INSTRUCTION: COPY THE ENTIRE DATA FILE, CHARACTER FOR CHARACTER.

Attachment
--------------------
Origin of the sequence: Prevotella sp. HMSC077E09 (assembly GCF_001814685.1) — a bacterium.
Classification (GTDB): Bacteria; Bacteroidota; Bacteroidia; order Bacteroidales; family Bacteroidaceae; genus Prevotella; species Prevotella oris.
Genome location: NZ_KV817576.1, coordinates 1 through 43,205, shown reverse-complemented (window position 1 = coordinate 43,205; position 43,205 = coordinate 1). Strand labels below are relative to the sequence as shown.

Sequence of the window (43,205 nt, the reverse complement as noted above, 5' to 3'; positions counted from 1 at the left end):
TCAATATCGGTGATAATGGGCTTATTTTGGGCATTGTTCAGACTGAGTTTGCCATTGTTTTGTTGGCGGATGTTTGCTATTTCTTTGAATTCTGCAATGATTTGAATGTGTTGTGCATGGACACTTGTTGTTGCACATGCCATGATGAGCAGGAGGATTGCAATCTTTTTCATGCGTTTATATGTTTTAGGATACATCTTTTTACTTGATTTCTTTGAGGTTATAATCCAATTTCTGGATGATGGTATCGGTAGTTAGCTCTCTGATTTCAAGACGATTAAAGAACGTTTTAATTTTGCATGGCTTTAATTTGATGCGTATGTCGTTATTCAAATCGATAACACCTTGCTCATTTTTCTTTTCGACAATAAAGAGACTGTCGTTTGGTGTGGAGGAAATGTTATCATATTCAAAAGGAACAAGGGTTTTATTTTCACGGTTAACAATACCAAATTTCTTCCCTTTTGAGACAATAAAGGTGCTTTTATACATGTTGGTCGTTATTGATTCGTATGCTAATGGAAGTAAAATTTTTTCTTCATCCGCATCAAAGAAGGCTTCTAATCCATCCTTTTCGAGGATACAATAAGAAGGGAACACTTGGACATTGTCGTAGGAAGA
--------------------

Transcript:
Origin of the sequence: Prevotella sp. HMSC077E09 (assembly GCF_001814685.1) — a bacterium.
Classification (GTDB): Bacteria; Bacteroidota; Bacteroidia; order Bacteroidales; family Bacteroidaceae; genus Prevotella; species Prevotella oris.
Genome location: NZ_KV817576.1, coordinates 1 through 43,205, shown reverse-complemented (window position 1 = coordinate 43,205; position 43,205 = coordinate 1). Strand labels below are relative to the sequence as shown.

Sequence of the window (43,205 nt, the reverse complement as noted above, 5' to 3'; positions counted from 1 at the left end):
TCAATATCGGTGATAATGGGCTTATTTTGGGCATTGTTCAGACTGAGTTTGCCATTGTTTTGTTGGCGGATGTTTGCTATTTCTTTGAATTCTGCAATGATTTGAATGTGTTGTGCATGGACACTTGTTGTTGCACATGCCATGATGAGCAGGAGGATTGCAATCTTTTTCATGCGTTTATATGTTTTAGGATACATCTTTTTACTTGATTTCTTTGAGGTTATAATCCAATTTCTGGATGATGGTATCGGTAGTTAGCTCTCTGATTTCAAGACGATTAAAGAACGTTTTAATTTTGCATGGCTTTAATTTGATGCGTATGTCGTTATTCAAATCGATAACACCTTGCTCATTTTTCTTTTCGACAATAAAGAGACTGTCGTTTGGTGTGGAGGAAATGTTATCATATTCAAAAGGAACAAGGGTTTTATTTTCACGGTTAACAATACCAAATTTCTTCCCTTTTGAGACAATAAAGGTGCTTTTATACATGTTGGTCGTTATTGATTCGTATGCTAATGGAAGTAAAATTTTTTCTTCATCCGCATCAAAGAAGGCTTCTAATCCATCCTTTTCGAGGATACAATAAGAAGGGAACACTTGGACATTGTCGTAGGAAGA